What is an LLC? Do I want one for my small business? Do I want an LLC in my state? Do I want an LLC if I’m using my home state as the filing entity? All these questions will be answered here and more.
First, we’ll explore what an LLC is. An LLC is a Limited Liability Company registered with the appropriate state. It allows for the sharing of one type of tax liability (the tax liability on the shares of stock in the industry ) between the business and the owner (the person who started the LLC). If you’re filing a Change of Address, this may change your business’ LLC status.
Do I need an LLC for my business? If your company grows significantly and your everyday work requires a great deal of driving, you may wish to consider an LLC. An LLC can help protect your personal assets while also protecting your business assets from those of your competitors. If you file a Change of Address, your address and contact information will become the liability of your LLC, not your personal residence.
Do I need an LLC if my condition does not require one? Most states won’t require an LLC. Your accountant will be able to help you in determining if you need one based on the type of business you have and your particular state’s laws. Some countries allow for one or partial incorporation of a company. Other states require you to form a real LLC.
Do I need a Registered Agent for my LLC? An LLC is also another entity from your residence. For your LLC to have its own separate legal and fiscal documents, you’ll need to appoint a Registered Agent. Sometimes, it’s the Registered Agent that will be responsible for the maintenance and filing of all the LLC’s documents. In other nations, the Secretary of State will handle these filings.
Do I need an attorney for my LLC? Like any legal formation, it’s extremely important that any individuals associated with your LLC are trustworthy and qualified. If you have kids or a spouse, you will need an attorney to assist you fill out the forms and register the name of your business, as well as any alterations (name changes). While the most common reasons to form an LLC would be to prevent state taxation and comply with tax laws, having a registered agent and a qualified attorney also allows you to secure your individual interests while still being able to operate your company peacefully.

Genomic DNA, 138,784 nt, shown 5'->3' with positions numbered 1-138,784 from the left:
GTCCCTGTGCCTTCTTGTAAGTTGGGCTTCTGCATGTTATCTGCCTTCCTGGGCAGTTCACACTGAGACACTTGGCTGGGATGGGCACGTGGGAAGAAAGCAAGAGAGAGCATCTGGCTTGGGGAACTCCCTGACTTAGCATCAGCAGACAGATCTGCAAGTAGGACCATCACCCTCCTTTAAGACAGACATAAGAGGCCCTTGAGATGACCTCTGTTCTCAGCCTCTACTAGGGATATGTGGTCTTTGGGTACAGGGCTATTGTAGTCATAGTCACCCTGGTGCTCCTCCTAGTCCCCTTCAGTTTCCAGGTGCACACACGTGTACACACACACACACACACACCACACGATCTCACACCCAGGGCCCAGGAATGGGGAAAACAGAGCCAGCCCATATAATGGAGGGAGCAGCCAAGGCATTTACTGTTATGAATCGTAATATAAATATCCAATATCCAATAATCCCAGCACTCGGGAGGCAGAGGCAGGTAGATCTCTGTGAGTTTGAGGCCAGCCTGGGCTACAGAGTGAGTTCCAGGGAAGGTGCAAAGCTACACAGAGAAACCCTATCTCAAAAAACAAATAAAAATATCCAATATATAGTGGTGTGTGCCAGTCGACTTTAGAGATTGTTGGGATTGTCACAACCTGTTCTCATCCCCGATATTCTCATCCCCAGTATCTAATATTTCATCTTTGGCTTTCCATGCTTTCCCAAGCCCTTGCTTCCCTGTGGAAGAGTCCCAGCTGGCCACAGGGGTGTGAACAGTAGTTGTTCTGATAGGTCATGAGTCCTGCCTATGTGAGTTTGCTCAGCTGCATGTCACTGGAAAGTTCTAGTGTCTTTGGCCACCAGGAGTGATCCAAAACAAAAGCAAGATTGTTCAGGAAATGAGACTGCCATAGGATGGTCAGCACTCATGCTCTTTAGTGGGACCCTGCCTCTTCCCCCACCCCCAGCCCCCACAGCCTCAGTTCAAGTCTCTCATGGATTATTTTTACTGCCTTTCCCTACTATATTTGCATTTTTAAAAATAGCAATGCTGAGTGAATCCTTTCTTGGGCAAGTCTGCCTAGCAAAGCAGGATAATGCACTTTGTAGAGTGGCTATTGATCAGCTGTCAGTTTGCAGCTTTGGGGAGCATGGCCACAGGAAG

Do I need an accountant for my LLC? Running an LLC is a very complex and intricate job, and it requires the attention of a qualified accountant. When you file your papers with your state’s Secretary of State, he or she’ll provide you with a detailed list of who is authorized to make changes and who is responsible for completing them. While this sounds useful, many accountants aren’t qualified to handle the intricate task of incorporating a small business. The Secretary of State also has specific rules about who will represent the LLC, when filings are to be made, how they need to be completed, and what fees are required.
Do I need an accountant for my LLC? It depends on your state’s laws. Most states allow a sole proprietorship to incorporate as an LLC, but you have to incorporate as a company first, before you can incorporate as an LLC. No matter the type of business you are in, you need a qualified individual to assist you produce the necessary Articles of Organization, register the name of your LLC, and maintain the books.